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  1. #1
    hendrix79 is offline Member
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    Default Dispose a JDesktopPane for logout.

    Hello friends!

    I have to dispose() a JDesktopPane so i can can instantiate "again" my application by calling the main method and by zeroing the user-id, which will be 'got' again when the user will log-in. I need this solution for a logout.
    So... how can i dispose a JDesktopPane? Is there any method to dispose a JDesktopPane and call a new method? I've done this:

    Java Code:
    logOut = new JButton();
    			panMenu.add(logOut);
    			logOut.setText("Uscita");
    			logOut.setBounds(10,500, 170, 20);
    			logOut.addActionListener(new ActionListener() {
    				public void actionPerformed(ActionEvent evt) {
    					java.awt.Window[] a = java.awt.Window.getWindows();
    					int c = a.length;
    					for (int i=0; i<c; i++) {
    						a[i].dispose();
    					}
    				}
    			});
    and it closes me every window opened. This is good for exiting the application, but... what if i don't want to exit but just dipose the actual pane and calling another one?

    Thanks!!! :)

  2. #2
    Steve11235's Avatar
    Steve11235 is offline Senior Member
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    Default

    Just keep track of the pane in question, using an instance variable, and dispose() it.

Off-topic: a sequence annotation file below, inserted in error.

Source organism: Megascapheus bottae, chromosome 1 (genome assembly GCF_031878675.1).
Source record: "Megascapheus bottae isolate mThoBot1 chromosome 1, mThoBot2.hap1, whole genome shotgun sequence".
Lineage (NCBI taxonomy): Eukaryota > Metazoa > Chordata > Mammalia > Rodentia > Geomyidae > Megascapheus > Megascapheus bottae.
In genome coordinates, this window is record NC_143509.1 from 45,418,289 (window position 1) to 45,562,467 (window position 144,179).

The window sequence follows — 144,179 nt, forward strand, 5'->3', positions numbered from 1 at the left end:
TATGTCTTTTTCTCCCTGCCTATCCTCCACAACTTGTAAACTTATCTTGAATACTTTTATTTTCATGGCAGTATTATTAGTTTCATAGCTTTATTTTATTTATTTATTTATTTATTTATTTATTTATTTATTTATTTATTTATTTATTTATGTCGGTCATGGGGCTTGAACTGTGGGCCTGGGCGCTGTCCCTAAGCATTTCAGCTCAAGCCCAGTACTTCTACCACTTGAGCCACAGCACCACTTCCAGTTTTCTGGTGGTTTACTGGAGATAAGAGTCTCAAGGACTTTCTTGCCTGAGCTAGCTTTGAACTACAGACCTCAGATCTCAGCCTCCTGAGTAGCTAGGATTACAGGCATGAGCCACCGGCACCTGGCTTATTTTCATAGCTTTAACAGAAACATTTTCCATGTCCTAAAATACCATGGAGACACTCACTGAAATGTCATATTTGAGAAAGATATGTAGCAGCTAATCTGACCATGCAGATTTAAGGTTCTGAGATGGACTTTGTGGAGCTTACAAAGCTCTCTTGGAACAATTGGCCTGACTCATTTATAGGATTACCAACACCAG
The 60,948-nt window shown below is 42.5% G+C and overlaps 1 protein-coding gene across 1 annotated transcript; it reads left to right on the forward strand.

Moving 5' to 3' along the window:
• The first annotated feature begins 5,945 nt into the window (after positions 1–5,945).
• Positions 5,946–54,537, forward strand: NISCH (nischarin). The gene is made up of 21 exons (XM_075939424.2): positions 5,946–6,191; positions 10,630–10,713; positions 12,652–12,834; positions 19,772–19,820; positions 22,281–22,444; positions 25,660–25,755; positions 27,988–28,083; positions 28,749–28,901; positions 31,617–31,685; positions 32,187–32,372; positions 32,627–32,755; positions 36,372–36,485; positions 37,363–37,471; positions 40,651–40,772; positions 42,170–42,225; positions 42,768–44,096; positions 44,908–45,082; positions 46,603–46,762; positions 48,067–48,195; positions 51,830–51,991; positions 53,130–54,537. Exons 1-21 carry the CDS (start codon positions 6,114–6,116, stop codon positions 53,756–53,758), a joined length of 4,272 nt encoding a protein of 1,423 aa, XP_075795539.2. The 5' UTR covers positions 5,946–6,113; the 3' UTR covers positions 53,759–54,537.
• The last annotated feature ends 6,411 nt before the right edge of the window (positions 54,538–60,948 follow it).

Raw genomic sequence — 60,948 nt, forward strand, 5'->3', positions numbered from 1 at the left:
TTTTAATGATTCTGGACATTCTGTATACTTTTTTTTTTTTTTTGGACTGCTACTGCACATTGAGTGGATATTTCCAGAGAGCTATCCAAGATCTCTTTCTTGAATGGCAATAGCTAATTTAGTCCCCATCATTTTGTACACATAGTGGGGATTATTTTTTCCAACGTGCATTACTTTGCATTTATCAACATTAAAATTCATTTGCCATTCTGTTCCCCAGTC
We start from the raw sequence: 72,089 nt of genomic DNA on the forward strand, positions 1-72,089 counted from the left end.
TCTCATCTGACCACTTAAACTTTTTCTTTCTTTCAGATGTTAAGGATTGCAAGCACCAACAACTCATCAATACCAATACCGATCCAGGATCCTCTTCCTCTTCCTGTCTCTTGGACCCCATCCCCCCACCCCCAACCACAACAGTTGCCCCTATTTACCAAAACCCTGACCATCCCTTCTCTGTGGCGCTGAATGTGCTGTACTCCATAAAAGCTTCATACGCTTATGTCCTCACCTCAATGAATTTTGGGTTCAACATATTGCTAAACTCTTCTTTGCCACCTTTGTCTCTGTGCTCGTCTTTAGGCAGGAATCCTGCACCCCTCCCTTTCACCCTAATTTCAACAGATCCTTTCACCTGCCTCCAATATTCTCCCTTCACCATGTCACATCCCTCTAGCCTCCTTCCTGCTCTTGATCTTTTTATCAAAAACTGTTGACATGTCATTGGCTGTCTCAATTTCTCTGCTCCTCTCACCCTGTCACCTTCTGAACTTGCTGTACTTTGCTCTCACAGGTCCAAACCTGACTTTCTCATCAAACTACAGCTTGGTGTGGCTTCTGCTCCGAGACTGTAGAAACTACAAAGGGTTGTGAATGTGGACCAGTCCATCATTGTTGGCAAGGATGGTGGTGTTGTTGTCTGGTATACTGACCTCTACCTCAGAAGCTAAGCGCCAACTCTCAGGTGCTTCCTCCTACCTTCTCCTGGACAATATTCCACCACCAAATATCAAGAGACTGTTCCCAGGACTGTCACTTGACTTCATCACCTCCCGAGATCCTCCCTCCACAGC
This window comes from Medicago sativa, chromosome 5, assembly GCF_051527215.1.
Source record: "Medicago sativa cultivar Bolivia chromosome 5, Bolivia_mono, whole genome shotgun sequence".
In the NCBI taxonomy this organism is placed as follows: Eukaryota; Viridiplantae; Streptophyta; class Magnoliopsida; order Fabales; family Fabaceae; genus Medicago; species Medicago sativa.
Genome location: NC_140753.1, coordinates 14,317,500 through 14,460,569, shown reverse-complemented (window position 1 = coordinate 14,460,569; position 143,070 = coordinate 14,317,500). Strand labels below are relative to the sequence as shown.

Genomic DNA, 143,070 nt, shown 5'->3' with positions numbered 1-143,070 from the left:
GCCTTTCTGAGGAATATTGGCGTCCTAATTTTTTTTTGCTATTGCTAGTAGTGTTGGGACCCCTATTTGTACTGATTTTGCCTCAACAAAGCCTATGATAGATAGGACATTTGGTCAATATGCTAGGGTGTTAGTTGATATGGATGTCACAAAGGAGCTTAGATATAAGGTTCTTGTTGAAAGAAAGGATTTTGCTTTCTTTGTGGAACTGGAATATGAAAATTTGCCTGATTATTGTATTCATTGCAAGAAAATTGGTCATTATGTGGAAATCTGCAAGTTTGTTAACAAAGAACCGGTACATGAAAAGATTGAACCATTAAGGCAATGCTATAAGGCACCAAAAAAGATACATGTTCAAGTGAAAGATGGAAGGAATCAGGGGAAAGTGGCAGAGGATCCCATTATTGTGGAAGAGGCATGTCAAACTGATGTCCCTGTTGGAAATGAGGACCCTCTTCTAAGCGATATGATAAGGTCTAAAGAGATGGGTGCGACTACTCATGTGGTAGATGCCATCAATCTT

By the way, you might want to rethink your overall approach. There is no reason to kill the application just because the user logged out. You might want to instantiate some of the model classes and clean up some of the views, but starting again in the main() is a bit extreme.

  3. #3
    hendrix79 is offline Member
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    Default

    Well, i only used one panel, so there's no need to keep track of it.
    So... the solution is to clear everything (user id too), right?

  4. #4
    Steve11235's Avatar
    Steve11235 is offline Senior Member
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    JDesktopPane is a container, like JFrame. However, the purpose of JDesktopPane is to allow you to create multiple JInternalPane's that can overlap each other, in what is called a MIDI (Multiple Independent Document Interface) application. The GIMP graphics application is a good example. It has several independent windows float around the display.

    What I'm trying to get at is this: Don't dispose the container; just remove and dispose the panes you add to it. This is a good reason not to add individual components to the container's content pane, it makes switching from one view to another more difficult. For that matter, if you have two views and you want to switch back and forth, create two JPanel's, each containing one view. Remove one, add the other, but dispose either. That will make you application use far less resources.

    In addition, why are you using JDesktopPane? Unless you want to create a MIDI application, just use JFrame. That creates a typical application appearance.

    Here's my suggestion. Take the various groups of components you've created and place them in separate JPanel's. Change the JDesktopPane to a JFrame, unless you plan to use JInternalPane's. Handle your applications logic flow by adding and removing the various JPanel's. Only dispose a JPanel if you don't intend to use it again.

    In each JPanel, add a method to reset all the components to their default values, so each panel can be reused.

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